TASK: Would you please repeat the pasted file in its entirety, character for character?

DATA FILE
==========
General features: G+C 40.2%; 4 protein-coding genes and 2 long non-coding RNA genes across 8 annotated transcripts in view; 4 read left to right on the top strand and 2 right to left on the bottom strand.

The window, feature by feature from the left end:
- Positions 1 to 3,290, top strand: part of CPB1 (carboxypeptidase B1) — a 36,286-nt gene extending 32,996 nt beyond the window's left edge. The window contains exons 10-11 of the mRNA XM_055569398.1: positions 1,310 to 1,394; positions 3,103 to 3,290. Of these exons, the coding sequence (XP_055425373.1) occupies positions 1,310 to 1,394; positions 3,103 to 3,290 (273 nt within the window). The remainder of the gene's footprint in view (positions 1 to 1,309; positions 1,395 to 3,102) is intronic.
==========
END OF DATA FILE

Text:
General features: G+C 40.2%; 4 protein-coding genes and 2 long non-coding RNA genes across 8 annotated transcripts in view; 4 read left to right on the top strand and 2 right to left on the bottom strand.

The window, feature by feature from the left end:
- Positions 1 to 3,290, top strand: part of CPB1 (carboxypeptidase B1) — a 36,286-nt gene extending 32,996 nt beyond the window's left edge. The window contains exons 10-11 of the mRNA XM_055569398.1: positions 1,310 to 1,394; positions 3,103 to 3,290. Of these exons, the coding sequence (XP_055425373.1) occupies positions 1,310 to 1,394; positions 3,103 to 3,290 (273 nt within the window). The remainder of the gene's footprint in view (positions 1 to 1,309; positions 1,395 to 3,102) is intronic.